Starbucks Is Not Crying Over Customer Drop

Washington Post Staff Writer
Saturday, November 17, 2007; Page D01

Perhaps the best explanation for why Starbucks got blistered on Wall Street yesterday came from Howard Schultz, the man who turned a tiny specialty coffee brewer into a global caffeinated steamroller. He said, "We understand all too well that we have built a very attractive business for others to look at and try to take away."

Dunkin' Donuts took the plunge. McDonald's did, too, even beating Starbucks in a Consumer Reports taste test. And so it was that Schultz presided over a conference call with analysts in which the company tried to explain its first-ever drop in customer traffic. It fell 1 percent in the fiscal fourth quarter from the fourth quarter last year. Shares fell 3.9 percent yesterday, to $23.17.

"Starbucks is not imagining the bad guys are coming to get them," a Deutsche Bank analyst report said. "They really are."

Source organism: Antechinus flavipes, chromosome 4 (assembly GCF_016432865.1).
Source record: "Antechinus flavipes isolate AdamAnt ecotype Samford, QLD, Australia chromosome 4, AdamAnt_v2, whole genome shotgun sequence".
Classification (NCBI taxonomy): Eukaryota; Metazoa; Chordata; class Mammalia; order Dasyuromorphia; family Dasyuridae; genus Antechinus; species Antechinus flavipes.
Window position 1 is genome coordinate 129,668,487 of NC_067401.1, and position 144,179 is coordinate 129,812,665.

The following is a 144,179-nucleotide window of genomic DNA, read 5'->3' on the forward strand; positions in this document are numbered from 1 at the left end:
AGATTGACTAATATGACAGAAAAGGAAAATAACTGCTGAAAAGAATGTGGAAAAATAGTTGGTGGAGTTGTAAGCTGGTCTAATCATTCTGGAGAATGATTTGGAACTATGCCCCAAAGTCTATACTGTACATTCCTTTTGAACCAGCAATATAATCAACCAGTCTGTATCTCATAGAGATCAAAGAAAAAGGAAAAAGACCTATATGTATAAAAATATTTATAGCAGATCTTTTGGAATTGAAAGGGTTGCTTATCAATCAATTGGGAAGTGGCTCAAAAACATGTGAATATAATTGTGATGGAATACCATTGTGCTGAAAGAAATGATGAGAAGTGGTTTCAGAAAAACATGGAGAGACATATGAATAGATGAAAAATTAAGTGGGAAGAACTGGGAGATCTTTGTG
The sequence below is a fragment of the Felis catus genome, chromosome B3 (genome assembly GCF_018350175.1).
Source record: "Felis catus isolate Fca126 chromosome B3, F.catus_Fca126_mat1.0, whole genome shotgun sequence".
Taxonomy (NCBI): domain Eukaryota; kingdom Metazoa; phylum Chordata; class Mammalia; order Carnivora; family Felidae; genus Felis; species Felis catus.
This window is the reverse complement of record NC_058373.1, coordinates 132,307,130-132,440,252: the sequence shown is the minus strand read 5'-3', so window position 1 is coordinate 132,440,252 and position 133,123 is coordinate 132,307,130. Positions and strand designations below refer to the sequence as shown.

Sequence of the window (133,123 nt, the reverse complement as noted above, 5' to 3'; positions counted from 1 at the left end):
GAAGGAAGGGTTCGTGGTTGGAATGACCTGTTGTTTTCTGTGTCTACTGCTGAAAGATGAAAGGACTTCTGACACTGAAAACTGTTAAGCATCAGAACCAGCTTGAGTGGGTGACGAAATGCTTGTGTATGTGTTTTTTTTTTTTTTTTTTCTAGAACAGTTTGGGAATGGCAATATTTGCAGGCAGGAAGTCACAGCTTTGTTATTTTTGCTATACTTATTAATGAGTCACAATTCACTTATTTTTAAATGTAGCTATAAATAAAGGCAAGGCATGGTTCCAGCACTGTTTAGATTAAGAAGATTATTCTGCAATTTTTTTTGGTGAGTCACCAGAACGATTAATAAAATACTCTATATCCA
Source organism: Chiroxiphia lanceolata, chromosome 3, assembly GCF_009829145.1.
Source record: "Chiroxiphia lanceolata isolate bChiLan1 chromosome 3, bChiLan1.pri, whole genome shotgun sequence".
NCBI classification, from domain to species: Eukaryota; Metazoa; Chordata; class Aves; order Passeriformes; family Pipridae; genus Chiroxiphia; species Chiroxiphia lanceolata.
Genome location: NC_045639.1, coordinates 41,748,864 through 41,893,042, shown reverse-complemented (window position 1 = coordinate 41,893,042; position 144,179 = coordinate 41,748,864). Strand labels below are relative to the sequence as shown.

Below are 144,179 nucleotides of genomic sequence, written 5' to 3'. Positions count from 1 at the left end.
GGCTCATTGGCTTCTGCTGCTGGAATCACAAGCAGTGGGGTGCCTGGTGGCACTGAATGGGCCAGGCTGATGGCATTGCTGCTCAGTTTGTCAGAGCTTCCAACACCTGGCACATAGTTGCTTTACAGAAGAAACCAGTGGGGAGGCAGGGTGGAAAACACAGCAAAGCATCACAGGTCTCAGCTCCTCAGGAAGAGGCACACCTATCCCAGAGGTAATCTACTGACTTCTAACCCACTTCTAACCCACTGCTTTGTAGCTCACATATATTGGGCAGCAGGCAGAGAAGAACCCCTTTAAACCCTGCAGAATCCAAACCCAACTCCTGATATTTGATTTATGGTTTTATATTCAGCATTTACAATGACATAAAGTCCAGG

Schultz, the company's chairman, was swaggering in defending Starbucks. "Most people that are entering the space and creating lots of noise," he said, "are not coffee roasters."

For the first time in its history, Starbucks is using national television ads to trumpet its Java. Think about that: Starbucks is reminding consumers that it is the place for coffee. "We have not really had to tell that story for many, many years because we haven't been concerned about people trying to in any way create attrition for us," Schultz said.

There are other problems besides competition. Dairy costs are up, leading Starbucks to raise its already-not-low prices; customers are spending more on gas; and bad housing market news continues. That all adds up to fewer venti lattes.

Schultz said he has an answer: His coffee is better. He's betting that coffee drinkers will turn to Starbucks after trying out the competition. "They're going to trade up because they're not going to be satisfied with the commoditized experience or the flavor," he said.

For Schultz, the cup is half full, not half empty.

© 2007 The Washington Post Company